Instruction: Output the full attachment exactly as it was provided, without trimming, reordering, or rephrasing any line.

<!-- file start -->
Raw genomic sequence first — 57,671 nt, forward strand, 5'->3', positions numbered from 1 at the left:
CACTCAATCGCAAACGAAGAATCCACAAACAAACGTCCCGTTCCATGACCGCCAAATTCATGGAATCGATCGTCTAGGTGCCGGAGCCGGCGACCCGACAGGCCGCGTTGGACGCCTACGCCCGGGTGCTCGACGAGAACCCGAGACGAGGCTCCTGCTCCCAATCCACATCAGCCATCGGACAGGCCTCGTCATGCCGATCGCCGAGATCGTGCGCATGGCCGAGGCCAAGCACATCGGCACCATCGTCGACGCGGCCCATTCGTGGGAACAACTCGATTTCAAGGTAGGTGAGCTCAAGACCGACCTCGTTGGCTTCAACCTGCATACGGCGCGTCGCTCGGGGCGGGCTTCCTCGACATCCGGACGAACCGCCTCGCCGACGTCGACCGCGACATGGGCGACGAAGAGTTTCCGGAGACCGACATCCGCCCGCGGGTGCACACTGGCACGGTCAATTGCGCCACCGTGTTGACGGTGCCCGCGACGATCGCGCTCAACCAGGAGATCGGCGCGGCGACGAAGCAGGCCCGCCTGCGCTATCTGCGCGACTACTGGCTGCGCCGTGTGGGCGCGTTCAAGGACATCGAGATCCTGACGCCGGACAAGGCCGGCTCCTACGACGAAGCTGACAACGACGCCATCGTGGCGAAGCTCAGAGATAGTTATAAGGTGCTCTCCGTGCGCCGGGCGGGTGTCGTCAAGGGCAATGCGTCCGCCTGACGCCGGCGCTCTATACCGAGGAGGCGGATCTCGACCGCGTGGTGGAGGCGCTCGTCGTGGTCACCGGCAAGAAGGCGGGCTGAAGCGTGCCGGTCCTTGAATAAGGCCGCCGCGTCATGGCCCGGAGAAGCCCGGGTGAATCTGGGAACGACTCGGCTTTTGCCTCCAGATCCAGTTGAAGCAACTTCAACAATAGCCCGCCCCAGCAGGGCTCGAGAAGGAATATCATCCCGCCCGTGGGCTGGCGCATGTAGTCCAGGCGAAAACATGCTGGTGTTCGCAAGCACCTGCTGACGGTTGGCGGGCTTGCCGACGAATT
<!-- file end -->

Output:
Raw genomic sequence first — 57,671 nt, forward strand, 5'->3', positions numbered from 1 at the left:
CACTCAATCGCAAACGAAGAATCCACAAACAAACGTCCCGTTCCATGACCGCCAAATTCATGGAATCGATCGTCTAGGTGCCGGAGCCGGCGACCCGACAGGCCGCGTTGGACGCCTACGCCCGGGTGCTCGACGAGAACCCGAGACGAGGCTCCTGCTCCCAATCCACATCAGCCATCGGACAGGCCTCGTCATGCCGATCGCCGAGATCGTGCGCATGGCCGAGGCCAAGCACATCGGCACCATCGTCGACGCGGCCCATTCGTGGGAACAACTCGATTTCAAGGTAGGTGAGCTCAAGACCGACCTCGTTGGCTTCAACCTGCATACGGCGCGTCGCTCGGGGCGGGCTTCCTCGACATCCGGACGAACCGCCTCGCCGACGTCGACCGCGACATGGGCGACGAAGAGTTTCCGGAGACCGACATCCGCCCGCGGGTGCACACTGGCACGGTCAATTGCGCCACCGTGTTGACGGTGCCCGCGACGATCGCGCTCAACCAGGAGATCGGCGCGGCGACGAAGCAGGCCCGCCTGCGCTATCTGCGCGACTACTGGCTGCGCCGTGTGGGCGCGTTCAAGGACATCGAGATCCTGACGCCGGACAAGGCCGGCTCCTACGACGAAGCTGACAACGACGCCATCGTGGCGAAGCTCAGAGATAGTTATAAGGTGCTCTCCGTGCGCCGGGCGGGTGTCGTCAAGGGCAATGCGTCCGCCTGACGCCGGCGCTCTATACCGAGGAGGCGGATCTCGACCGCGTGGTGGAGGCGCTCGTCGTGGTCACCGGCAAGAAGGCGGGCTGAAGCGTGCCGGTCCTTGAATAAGGCCGCCGCGTCATGGCCCGGAGAAGCCCGGGTGAATCTGGGAACGACTCGGCTTTTGCCTCCAGATCCAGTTGAAGCAACTTCAACAATAGCCCGCCCCAGCAGGGCTCGAGAAGGAATATCATCCCGCCCGTGGGCTGGCGCATGTAGTCCAGGCGAAAACATGCTGGTGTTCGCAAGCACCTGCTGACGGTTGGCGGGCTTGCCGACGAATT